I told him about the advances I had found in panoramic photography, and this peaked his interest. I asked him if I could rent the equipment. He said “we will worry about that later, let’s just make sure we have everything you need to do the job”. Ted came to the epic studio, and we did some tests. They were successful, and he said he would be happy to come along on the day we were scheduled to scout the boat to do some field tests with me. He did that, and a great deal more.
Ted is a consummate pro. His technical background coupled with his knowledge of lighting, composition and shooting technique made the scouting trip a joy. Having someone to bounce ideas off of took a great deal of pressure off this high stress shoot. While I was doing the panorama tests, Ted brought his camera along and shot stills. He offered to give me over 100 photos from the day for the client as a bonus from the shoot. These photos included a number of shots that are truly artistic.
Ted is a “people person” and his interaction with the crew and the client was wonderful. Earlier this year Ted was honored as a “Hometown Hero” for his work in the greater Woodlands area over the past 20 years. People have enjoyed his photography on everything from billboards to brochures and his photos are woven into the fabric of the community. This award (in my humble opinion) was long overdue.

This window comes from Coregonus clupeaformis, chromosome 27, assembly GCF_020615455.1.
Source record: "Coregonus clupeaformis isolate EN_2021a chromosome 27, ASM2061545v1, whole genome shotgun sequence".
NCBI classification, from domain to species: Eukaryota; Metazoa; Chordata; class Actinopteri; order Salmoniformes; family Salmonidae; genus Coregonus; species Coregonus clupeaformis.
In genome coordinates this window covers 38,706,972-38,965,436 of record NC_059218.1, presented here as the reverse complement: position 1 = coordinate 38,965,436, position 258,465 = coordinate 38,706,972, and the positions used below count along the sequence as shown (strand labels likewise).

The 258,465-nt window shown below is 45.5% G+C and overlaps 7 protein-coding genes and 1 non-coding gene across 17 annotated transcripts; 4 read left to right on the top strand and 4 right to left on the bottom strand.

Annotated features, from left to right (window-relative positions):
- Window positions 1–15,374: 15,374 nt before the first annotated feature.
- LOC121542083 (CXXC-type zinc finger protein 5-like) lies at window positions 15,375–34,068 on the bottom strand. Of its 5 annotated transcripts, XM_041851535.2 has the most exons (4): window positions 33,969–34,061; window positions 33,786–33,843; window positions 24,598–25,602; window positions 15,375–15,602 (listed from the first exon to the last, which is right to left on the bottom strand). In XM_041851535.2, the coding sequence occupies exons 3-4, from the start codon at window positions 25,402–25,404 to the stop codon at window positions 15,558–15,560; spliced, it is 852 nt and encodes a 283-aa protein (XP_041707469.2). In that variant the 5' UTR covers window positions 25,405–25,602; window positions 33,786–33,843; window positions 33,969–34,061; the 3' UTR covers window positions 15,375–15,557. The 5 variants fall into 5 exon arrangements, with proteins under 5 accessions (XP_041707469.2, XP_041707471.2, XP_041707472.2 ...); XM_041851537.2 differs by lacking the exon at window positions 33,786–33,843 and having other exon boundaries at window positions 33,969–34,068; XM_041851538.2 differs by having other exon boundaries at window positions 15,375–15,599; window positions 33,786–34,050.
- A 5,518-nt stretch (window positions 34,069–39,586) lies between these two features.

On the day of the shoot the client asked us to arrive at dawn. Of course, Murphy showed up on time as well, and I had a technical problem with the equipment at the start of the shoot. I called to Ted and he said – “don’t worry, I’ll come down to help”. Since the boat was docked at Brady’s Landing on the Ship Channel, and Ted was in The Woodlands, this was no simple offer. Before driving down, he called and suggested I try one other fix. I did, and it worked. Even so, his offer to help in a time of need is what makes Ted, Ted. He saved the day, and we went onto have a very successful shoot.
Earlier this week, Ted came by to see the results. He was pleased, but I know it would not have been possible without him. Ted is a Photographer’s Photographer, embodying not only great imagery, but a great personality in a guy who knows how to get the job done. We are now offering what we are calling Interactive Immersive Photography. You can see samples of it on our web site here. You can also be sure when we have a chance to work with Ted in the future we will.
Thanks again TED – You do honor to our profession and I am proud to call you a friend!
i was so happy to read this article! i've been looking for articles on The Woodlands, and Ted was one of my dearest friends while i worked there ('86 - '91) I lost touch after moving from Texas, but it's great to see these pics - and you're right - he's the BEST!